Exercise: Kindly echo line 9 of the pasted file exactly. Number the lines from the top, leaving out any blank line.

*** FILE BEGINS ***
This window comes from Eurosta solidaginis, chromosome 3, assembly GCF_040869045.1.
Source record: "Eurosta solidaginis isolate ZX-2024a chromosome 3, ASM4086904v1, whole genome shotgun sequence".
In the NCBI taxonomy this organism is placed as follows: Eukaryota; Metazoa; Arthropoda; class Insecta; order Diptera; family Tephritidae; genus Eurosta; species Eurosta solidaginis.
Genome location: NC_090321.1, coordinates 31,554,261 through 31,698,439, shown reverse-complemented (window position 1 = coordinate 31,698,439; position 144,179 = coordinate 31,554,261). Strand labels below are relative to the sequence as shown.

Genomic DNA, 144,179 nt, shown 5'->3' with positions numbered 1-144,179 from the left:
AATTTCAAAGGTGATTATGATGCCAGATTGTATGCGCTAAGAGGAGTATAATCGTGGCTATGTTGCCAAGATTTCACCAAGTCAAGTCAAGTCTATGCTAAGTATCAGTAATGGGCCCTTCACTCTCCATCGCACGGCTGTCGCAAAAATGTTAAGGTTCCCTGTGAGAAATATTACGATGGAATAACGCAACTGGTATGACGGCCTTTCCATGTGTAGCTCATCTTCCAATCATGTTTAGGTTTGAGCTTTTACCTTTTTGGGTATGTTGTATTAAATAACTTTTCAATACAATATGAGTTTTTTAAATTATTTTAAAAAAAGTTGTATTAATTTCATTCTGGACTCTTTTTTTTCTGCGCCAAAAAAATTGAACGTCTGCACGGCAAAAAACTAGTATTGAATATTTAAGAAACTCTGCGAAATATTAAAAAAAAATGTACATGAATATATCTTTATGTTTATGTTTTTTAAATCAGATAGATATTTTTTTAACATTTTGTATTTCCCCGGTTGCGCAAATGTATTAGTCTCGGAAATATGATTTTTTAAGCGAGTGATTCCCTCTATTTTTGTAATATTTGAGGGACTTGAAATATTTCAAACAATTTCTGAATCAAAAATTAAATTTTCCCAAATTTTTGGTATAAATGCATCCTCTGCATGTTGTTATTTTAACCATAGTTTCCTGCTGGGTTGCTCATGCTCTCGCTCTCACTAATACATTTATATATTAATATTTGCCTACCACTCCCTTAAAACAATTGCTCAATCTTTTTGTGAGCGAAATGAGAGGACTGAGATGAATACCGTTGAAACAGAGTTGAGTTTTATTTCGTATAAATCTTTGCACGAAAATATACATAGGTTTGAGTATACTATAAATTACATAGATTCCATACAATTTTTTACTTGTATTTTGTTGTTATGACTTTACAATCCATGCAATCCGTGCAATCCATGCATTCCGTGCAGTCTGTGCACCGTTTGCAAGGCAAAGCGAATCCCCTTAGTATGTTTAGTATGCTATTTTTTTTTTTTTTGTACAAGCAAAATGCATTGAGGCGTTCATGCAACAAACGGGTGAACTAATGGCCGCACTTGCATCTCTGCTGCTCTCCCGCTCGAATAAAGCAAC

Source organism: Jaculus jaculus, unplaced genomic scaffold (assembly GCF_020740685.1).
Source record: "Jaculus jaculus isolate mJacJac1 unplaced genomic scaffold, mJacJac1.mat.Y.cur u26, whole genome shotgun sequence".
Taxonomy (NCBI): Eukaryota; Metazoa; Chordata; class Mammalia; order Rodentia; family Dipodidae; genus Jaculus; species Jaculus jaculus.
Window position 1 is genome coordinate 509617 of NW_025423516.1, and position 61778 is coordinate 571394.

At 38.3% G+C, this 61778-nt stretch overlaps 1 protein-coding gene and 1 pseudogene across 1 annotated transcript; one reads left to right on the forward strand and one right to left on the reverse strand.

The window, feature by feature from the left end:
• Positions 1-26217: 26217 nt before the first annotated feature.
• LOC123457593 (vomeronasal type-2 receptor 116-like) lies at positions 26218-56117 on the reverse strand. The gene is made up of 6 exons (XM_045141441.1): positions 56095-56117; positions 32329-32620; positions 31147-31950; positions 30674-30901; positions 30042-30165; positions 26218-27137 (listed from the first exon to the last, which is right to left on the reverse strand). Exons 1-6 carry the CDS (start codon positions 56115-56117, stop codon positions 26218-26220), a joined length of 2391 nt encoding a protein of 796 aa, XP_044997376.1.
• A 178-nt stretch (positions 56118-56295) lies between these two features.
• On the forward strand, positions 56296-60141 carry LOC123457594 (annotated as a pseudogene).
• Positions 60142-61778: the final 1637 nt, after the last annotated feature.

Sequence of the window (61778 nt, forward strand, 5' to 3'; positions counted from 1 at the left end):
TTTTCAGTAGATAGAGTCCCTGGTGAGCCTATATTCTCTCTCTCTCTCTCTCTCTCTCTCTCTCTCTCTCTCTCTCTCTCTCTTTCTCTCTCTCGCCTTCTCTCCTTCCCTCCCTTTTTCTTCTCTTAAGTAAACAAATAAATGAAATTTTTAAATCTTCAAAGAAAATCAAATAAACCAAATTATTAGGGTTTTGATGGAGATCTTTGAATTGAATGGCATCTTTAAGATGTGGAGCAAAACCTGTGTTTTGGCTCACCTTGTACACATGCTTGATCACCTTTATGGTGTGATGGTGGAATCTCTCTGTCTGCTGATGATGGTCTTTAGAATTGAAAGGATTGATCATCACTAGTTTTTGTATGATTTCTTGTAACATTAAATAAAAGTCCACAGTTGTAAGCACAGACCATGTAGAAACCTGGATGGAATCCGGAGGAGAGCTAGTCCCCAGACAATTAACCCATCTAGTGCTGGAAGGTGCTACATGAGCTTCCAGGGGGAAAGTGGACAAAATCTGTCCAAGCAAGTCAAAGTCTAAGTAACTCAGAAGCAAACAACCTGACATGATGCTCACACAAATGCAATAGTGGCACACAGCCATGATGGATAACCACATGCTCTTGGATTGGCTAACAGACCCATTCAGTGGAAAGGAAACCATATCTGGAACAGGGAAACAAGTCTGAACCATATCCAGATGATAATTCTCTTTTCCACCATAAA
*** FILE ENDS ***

Taxonomy (NCBI): Eukaryota; Metazoa; Chordata; class Mammalia; order Rodentia; family Dipodidae; genus Jaculus; species Jaculus jaculus.